It takes a dedicated and well-trained crew of lifeguards to keep everyone safe at a water park. Here’s how they do it.
“My name is Timmy. You may see me throughout the park today and you may see lifeguards rescuing me. When you see lifeguards rescuing me, it means they’re training to do their job better every day, so please applaud my performance when you see these rescues taking place.”
Those are words you may have heard announced over the public-address system or posted on the walls at popular water parks across the country, and believe it or not, it’s a standard type of training for lifeguards.
Timmy is a mannequin that looks like a little boy and is used as a form of training that takes place at water parks. A supervisor throws the mannequin into the water, and it is up to the lifeguards on duty to rescue it within a matter of seconds, as though it were an actual child drowning.
“If [the lifeguards] don’t respond in time, the guards are retrained,” says Thatcher Robertson, corporate water park director of Kalahari Resorts and Conventions in the Pocono Mountains region of Pennsylvania. “If it’s something that happens more than once, then we have to take a hard look at whether the guard needs to stay doing what they’re doing.”
Preventing ‘Deadly Sins’
Approximately 10 people in the U.S. die from unintentional drowning every day, and of this number, nearly two of them are children ages 14 and younger, according to the Centers for Disease Control and Prevention. Lifeguards, often teenagers themselves, are employed at swimming pools and beaches across the country to keep swimmers safe and help those who find themselves in trouble. Water parks face additional safety challenges, including very large crowds, children eager for thrills, and activities, such as fast-moving slides, that heighten the risks. This is why water parks insist on extra training and drills for their lifeguards, and many pay an extra fee to receive third-party audits.
At Great Wolf Lodge and Camelback Resort’s Camelbeach Mountain Waterpark—both also in the Pocono Mountains—the water parks receive third-party audits from Ellis & Associates Inc., an aquatic risk management firm dedicated to drowning prevention and accredited by International Aquatic Safety and Risk Management Consulting. Kalahari Resorts uses the American Red Cross for its audits.
Three or four times a year, these third-party auditors will arrive at the water parks unannounced and record the lifeguards with a video camera. The footage is reviewed and the auditors will tabulate scores for individual lifeguard performances, along with other tests, to calculate the overall facility performance score.
If a lifeguard fails an audit test, whether it is from an external auditor or from an internal test, she will be dismissed from her job and will be placed in a different department of the park or will be asked to leave.
“It’s something that we’d call a ‘deadly sin,’ if you will,” says Bill Colavito, general manager of Great Wolf Lodge. “We’re talking about an audit where you would potentially put somebody at risk, and we can’t stand for that.”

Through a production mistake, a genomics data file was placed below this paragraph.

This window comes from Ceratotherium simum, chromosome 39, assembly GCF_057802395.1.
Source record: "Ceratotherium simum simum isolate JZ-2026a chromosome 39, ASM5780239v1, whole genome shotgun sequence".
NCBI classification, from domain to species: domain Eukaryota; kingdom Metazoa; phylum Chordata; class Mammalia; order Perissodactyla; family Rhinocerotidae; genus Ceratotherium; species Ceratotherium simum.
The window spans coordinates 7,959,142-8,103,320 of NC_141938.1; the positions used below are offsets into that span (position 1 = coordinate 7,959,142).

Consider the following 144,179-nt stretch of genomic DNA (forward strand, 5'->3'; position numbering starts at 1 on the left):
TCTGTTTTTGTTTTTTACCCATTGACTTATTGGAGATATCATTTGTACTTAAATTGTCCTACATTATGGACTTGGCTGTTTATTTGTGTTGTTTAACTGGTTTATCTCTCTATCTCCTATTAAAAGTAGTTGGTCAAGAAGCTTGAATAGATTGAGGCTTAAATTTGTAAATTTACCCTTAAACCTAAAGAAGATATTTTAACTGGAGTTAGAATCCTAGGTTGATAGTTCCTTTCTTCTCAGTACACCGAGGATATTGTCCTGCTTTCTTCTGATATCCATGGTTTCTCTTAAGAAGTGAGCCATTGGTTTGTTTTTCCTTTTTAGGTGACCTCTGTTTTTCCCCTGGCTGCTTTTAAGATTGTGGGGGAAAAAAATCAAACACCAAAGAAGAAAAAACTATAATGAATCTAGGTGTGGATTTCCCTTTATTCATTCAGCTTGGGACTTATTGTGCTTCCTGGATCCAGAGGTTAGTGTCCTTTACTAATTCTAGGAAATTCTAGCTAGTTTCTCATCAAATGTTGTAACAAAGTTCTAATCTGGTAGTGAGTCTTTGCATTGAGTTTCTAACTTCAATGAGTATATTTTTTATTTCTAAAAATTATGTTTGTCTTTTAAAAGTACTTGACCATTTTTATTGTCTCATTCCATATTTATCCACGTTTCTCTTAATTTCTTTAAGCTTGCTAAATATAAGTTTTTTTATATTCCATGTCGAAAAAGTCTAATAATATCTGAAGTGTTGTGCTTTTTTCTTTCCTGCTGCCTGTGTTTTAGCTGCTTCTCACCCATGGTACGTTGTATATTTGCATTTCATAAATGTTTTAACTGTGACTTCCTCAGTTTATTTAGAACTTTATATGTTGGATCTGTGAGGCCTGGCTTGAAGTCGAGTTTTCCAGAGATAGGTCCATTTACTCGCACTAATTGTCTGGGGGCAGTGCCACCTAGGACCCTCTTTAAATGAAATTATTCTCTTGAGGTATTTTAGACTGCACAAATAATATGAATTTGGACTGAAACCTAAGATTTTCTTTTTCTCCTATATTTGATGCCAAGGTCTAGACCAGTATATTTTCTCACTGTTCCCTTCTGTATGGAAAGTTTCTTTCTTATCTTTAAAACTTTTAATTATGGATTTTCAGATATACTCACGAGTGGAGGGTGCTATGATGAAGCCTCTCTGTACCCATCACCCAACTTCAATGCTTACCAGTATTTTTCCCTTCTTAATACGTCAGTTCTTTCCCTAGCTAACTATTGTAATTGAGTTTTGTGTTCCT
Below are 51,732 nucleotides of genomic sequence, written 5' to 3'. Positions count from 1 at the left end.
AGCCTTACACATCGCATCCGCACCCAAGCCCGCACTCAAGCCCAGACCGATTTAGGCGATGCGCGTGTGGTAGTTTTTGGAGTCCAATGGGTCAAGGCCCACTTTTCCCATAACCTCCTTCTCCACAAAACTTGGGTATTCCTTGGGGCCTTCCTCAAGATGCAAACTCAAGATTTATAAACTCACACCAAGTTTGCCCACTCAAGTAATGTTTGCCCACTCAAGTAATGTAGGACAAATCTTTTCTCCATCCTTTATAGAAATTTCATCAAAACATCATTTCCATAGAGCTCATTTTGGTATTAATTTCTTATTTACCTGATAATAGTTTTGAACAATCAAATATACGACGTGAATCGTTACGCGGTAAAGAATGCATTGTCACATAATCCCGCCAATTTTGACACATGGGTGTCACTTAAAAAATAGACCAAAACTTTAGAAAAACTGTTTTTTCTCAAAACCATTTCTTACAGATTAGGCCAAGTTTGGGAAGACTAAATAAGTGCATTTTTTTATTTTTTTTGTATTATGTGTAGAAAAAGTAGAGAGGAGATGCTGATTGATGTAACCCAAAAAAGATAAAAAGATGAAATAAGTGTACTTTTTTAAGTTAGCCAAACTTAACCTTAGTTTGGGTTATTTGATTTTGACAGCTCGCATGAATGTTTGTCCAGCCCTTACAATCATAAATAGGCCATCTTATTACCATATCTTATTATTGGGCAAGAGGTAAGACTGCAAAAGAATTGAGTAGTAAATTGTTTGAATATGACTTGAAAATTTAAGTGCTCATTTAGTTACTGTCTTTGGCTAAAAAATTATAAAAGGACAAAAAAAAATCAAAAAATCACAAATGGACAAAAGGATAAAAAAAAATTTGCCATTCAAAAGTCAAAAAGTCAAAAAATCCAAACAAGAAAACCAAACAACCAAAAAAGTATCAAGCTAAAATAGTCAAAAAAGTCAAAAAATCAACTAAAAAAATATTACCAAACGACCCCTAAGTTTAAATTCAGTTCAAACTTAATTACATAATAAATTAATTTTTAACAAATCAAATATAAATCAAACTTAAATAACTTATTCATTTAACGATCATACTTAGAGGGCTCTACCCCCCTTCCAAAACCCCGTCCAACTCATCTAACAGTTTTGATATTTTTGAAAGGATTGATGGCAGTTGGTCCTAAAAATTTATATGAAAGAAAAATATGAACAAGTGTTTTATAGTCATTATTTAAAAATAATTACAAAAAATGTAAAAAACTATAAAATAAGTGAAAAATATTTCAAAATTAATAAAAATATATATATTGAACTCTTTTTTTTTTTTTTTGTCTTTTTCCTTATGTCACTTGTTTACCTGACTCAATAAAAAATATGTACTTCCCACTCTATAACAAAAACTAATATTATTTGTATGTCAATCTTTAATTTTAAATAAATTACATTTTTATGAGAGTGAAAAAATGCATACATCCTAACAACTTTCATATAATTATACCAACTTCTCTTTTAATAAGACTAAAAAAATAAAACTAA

Becoming a Lifeguard
To become a lifeguard at a water park, one must be at least 16 years old and first take the lifeguard training program, which is part instructional and part skills training. The instructional portion takes place online, and the skills training involves approximately 30 hours at the facility to go over swimming and rescuing skills, CPR, and more. After passing the written and swimming exams, the lifeguard is certified and will be placed into his assigned section of the water park.
Whether stationed at the shallow kiddie pool or wave pool, all lifeguards have the same certifications and training. Lifeguards are required to participate in in-service training on a weekly basis to reinforce their swimming skills, and sit in pre-shift meetings to go over anything that needs to be discussed, mainly pertinent to water safety.
“That’s what really keeps lifeguards sharp,” says Wayne Franks, director of water park operations at Camelback Resort. “Knowing that they have [the] responsibility of not only the guests that are in the park [and] are swimming in the pools…there’s that opportunity that it could be catastrophic, [and] that trains for that awareness.”
Most water parks have between 100-200 certified lifeguards on staff, but the number who are on duty at any one time varies, depending on the size of the park. Though there can be a lot of lifeguards working at once, the most important factor is that they do not take their eyes off of the water. At Great Wolf Lodge, the director of aquatics sometimes sets down a glass of water during the interview process and asks the candidate to stare at it for five minutes straight.
“Sometimes it just gives people the perspective of how important it is no matter what,” Colavito says. “Even if there isn’t anybody in the water, you’re still watching water, and that’s how important the job is.”
When taking children to water parks, safety is not just the lifeguards’ responsibility—it, of course, starts with parents. The number-one tip that experts emphasized is to provide constant supervision to your children.
Franks advises parents to enroll children in swimming lessons to make sure they can keep themselves afloat while in the water. Franks and Robertson both suggested that kids should wear life jackets even if they are strong swimmers. Robertson also stresses that parents should not allow their children to go down waterslides if they do not meet the height requirements, no matter how tempting it may be to give in to kids’ entreaties to allow them to skirt the rules.
“Their kids may not be tall enough to ride that ride now, but they will be,” Robertson says. “There are reasons for the rules that are there.”
Main image: A lifeguard at Great Wolf Lodge measures a child to see which attractions would be safe for her at the water park.
Courtesy of Great Wolf Lodge